“I just wanted to have that dialogue about families torn apart by the election and their political differences of opinion and how we handle it. I thought that this was an important thing to say at this time,” Barr told the New York Times.
The president agreed and reportedly called Barr to congratulate her on the show, which averaged more than 18 million people on its debut night. (And we know how much Trump loves good ratings.)
During a time where sitcoms like “Blackish” and “The Good Wife” have dedicated episodes to address the current political climate, having a sitcom where the main character is white, working-class Trump supporter is rare. Tim Allen's “Last Man Standing,” which had a conservative lead character, was dropped in 2016. Allen has said he believed it was canceled because of his politics.
But presenting the stories of white, working-class Americans who support Trump is not that rare on the small screen. Between rallies and focus groups, a case could be made that no demographic from the 2016 election has received more airtime than white, working-class Trump supporters.
And as a result many viewers are left with the false impression that most of the president’s supporters were white, working-class Americans in small, Midwestern towns like Roseanne’s.
Exit polls from the 2016 election showed that the majority of voters without college degrees backed Trump, but lacking a college degree is not always the same as being “working class.”
American National Election Studies reports that nearly 60 percent of white Trump supporters without college degrees were in the top half of the income distribution. In fact, 1 in 5 white Trump voters without a college degree live in households where the income exceeds $100,000. But exit polling did not include how people earned a living.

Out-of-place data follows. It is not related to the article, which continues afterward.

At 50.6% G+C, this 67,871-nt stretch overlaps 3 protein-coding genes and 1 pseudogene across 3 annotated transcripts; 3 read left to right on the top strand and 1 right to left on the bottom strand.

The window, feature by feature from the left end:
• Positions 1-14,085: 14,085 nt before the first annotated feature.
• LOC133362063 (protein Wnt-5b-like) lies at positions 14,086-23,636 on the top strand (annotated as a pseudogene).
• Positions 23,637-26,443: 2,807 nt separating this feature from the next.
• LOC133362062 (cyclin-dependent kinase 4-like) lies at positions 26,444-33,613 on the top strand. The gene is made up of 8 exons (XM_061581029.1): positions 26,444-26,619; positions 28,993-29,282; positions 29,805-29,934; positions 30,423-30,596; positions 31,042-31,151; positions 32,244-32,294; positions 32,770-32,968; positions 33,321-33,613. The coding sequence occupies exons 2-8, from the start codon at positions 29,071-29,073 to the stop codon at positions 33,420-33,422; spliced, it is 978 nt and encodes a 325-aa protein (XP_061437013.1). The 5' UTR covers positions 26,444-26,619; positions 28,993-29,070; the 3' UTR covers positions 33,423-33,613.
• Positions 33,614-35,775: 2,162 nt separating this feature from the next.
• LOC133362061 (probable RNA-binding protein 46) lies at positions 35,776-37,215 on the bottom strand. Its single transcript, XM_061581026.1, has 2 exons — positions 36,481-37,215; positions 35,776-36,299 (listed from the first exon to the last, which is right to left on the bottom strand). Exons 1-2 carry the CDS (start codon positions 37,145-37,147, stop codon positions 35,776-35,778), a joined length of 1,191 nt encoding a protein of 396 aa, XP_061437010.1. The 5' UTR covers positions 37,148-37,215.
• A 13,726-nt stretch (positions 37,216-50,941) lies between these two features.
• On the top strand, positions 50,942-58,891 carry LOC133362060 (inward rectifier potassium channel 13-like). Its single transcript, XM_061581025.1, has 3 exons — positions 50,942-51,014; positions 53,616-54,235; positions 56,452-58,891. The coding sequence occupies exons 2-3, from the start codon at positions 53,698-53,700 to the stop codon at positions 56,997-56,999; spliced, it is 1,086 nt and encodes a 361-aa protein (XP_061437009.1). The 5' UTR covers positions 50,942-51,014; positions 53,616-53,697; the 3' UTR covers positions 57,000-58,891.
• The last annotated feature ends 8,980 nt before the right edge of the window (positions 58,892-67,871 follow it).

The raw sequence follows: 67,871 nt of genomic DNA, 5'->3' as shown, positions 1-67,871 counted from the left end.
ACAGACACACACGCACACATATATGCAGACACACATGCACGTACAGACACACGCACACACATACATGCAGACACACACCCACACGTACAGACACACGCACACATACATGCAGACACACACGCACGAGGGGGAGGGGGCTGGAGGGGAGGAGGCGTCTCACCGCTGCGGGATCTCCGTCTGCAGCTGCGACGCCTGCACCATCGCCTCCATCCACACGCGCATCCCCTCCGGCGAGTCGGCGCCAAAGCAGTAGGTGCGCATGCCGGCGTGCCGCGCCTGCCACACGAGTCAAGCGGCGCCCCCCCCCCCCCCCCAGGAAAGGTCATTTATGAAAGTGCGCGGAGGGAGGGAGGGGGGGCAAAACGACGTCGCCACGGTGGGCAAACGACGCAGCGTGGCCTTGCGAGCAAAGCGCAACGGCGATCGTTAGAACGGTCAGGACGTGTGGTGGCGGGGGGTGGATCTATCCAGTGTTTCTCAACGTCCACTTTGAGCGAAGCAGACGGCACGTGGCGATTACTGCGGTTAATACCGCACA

Trump won most men, most white millennials, about half of wealthy Americans, most college-educated white voters and most independents. But this is uncommon in Hollywood when portraying Trump supporters.
Yes, Clinton won urban areas, but there was still support for Trump. Double-digit percentages of voters in Los Angeles (23.5), Philadelphia (15.5) and Chicago (12.4) were drawn to his message.
Hollywood has an opportunity to help those who don’t understand Trump supporters outside of the white working-class caricature see what it was about his message that resonated with more than 60 million Americans, all of whom were not white and working-class voters.
In giving this platform to a white working-class family that hopes jobs return to its Midwestern town, there is a missed opportunity to humanize other voters who haven't been as much of the focus of stories.
Author Roxane Gay wrote in the New York Times about what some call the mainstream media's obsession with “real Americans.”
“When a lot of the mainstream media talks about the working class, there is a tendency to romanticize, to idealize them as the most authentic Americans. They are 'real' and their problems are 'real' problems, as if everyone else is dealing with artificial obstacles. We see this in the some of the breathless media coverage of Trump voters and in a lot of the online chatter about the 'Roseanne' reboot.”
And Linda Holmes, host of NPR's “Pop Culture Happy Hour,” criticized the show as only dealing with a certain segment of America's electorate — even within Trump world.
“It basically treats politics as an emotional issue for white people, something that they need to work out with each other, but not as something that makes anyone's lives better or worse. The idea that it doesn't really *matter* is the basis of the reconciliation,” she tweeted.
America is a far more diverse country than some seem to realize — even within Trumpism — and much of that is because of tribalism and limited contact with people who are different. As voters head toward the midterms, it could be helpful for many Americans to learn why people outside of their bubble rejected the messages of the Democratic Party.